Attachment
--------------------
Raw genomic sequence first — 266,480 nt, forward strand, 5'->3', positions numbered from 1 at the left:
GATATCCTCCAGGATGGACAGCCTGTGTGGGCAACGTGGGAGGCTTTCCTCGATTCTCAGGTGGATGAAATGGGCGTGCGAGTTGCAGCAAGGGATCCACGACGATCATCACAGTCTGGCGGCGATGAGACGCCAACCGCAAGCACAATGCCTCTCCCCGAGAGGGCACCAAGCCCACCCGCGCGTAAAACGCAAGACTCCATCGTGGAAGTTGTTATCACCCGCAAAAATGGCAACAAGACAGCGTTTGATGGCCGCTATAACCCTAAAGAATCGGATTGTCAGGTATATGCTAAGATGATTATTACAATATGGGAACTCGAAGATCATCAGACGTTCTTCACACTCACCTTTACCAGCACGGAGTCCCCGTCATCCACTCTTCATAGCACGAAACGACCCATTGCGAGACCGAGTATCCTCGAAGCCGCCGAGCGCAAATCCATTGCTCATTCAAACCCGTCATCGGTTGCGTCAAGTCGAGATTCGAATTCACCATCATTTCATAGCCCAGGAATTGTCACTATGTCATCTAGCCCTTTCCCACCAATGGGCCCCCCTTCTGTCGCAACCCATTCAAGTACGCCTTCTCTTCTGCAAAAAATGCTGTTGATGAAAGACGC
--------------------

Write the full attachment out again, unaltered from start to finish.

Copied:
Raw genomic sequence first — 266,480 nt, forward strand, 5'->3', positions numbered from 1 at the left:
GATATCCTCCAGGATGGACAGCCTGTGTGGGCAACGTGGGAGGCTTTCCTCGATTCTCAGGTGGATGAAATGGGCGTGCGAGTTGCAGCAAGGGATCCACGACGATCATCACAGTCTGGCGGCGATGAGACGCCAACCGCAAGCACAATGCCTCTCCCCGAGAGGGCACCAAGCCCACCCGCGCGTAAAACGCAAGACTCCATCGTGGAAGTTGTTATCACCCGCAAAAATGGCAACAAGACAGCGTTTGATGGCCGCTATAACCCTAAAGAATCGGATTGTCAGGTATATGCTAAGATGATTATTACAATATGGGAACTCGAAGATCATCAGACGTTCTTCACACTCACCTTTACCAGCACGGAGTCCCCGTCATCCACTCTTCATAGCACGAAACGACCCATTGCGAGACCGAGTATCCTCGAAGCCGCCGAGCGCAAATCCATTGCTCATTCAAACCCGTCATCGGTTGCGTCAAGTCGAGATTCGAATTCACCATCATTTCATAGCCCAGGAATTGTCACTATGTCATCTAGCCCTTTCCCACCAATGGGCCCCCCTTCTGTCGCAACCCATTCAAGTACGCCTTCTCTTCTGCAAAAAATGCTGTTGATGAAAGACGC